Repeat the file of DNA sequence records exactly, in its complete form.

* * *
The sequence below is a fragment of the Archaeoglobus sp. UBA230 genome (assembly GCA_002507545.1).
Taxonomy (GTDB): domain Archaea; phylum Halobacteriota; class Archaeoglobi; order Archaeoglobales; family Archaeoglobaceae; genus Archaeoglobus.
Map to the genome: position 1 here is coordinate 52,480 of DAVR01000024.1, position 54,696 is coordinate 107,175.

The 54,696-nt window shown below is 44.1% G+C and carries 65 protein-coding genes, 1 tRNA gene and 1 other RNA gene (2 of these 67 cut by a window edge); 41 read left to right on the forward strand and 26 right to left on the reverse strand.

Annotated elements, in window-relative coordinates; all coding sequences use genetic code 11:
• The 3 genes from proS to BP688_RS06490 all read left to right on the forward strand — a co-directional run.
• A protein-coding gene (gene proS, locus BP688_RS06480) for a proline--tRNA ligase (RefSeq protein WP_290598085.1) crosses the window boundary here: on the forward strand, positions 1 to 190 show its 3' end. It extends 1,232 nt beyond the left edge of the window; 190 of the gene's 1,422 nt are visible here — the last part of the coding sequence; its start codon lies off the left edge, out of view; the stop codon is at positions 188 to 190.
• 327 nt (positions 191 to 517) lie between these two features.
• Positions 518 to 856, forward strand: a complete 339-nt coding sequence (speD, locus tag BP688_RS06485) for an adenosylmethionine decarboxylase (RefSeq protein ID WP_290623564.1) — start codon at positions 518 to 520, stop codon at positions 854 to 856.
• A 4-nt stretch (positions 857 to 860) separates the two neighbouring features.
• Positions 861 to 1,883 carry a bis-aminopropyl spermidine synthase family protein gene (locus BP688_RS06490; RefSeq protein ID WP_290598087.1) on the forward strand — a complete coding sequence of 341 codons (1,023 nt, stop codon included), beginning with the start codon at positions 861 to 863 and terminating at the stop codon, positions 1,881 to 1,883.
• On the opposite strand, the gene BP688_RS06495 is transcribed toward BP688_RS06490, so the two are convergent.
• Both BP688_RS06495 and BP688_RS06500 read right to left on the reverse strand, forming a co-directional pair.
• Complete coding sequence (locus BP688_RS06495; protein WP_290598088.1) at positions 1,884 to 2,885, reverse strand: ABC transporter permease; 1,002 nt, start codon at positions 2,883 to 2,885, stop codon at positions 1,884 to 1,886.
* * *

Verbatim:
The sequence below is a fragment of the Archaeoglobus sp. UBA230 genome (assembly GCA_002507545.1).
Taxonomy (GTDB): domain Archaea; phylum Halobacteriota; class Archaeoglobi; order Archaeoglobales; family Archaeoglobaceae; genus Archaeoglobus.
Map to the genome: position 1 here is coordinate 52,480 of DAVR01000024.1, position 54,696 is coordinate 107,175.

The 54,696-nt window shown below is 44.1% G+C and carries 65 protein-coding genes, 1 tRNA gene and 1 other RNA gene (2 of these 67 cut by a window edge); 41 read left to right on the forward strand and 26 right to left on the reverse strand.

Annotated elements, in window-relative coordinates; all coding sequences use genetic code 11:
• The 3 genes from proS to BP688_RS06490 all read left to right on the forward strand — a co-directional run.
• A protein-coding gene (gene proS, locus BP688_RS06480) for a proline--tRNA ligase (RefSeq protein WP_290598085.1) crosses the window boundary here: on the forward strand, positions 1 to 190 show its 3' end. It extends 1,232 nt beyond the left edge of the window; 190 of the gene's 1,422 nt are visible here — the last part of the coding sequence; its start codon lies off the left edge, out of view; the stop codon is at positions 188 to 190.
• 327 nt (positions 191 to 517) lie between these two features.
• Positions 518 to 856, forward strand: a complete 339-nt coding sequence (speD, locus tag BP688_RS06485) for an adenosylmethionine decarboxylase (RefSeq protein ID WP_290623564.1) — start codon at positions 518 to 520, stop codon at positions 854 to 856.
• A 4-nt stretch (positions 857 to 860) separates the two neighbouring features.
• Positions 861 to 1,883 carry a bis-aminopropyl spermidine synthase family protein gene (locus BP688_RS06490; RefSeq protein ID WP_290598087.1) on the forward strand — a complete coding sequence of 341 codons (1,023 nt, stop codon included), beginning with the start codon at positions 861 to 863 and terminating at the stop codon, positions 1,881 to 1,883.
• On the opposite strand, the gene BP688_RS06495 is transcribed toward BP688_RS06490, so the two are convergent.
• Both BP688_RS06495 and BP688_RS06500 read right to left on the reverse strand, forming a co-directional pair.
• Complete coding sequence (locus BP688_RS06495; protein WP_290598088.1) at positions 1,884 to 2,885, reverse strand: ABC transporter permease; 1,002 nt, start codon at positions 2,883 to 2,885, stop codon at positions 1,884 to 1,886.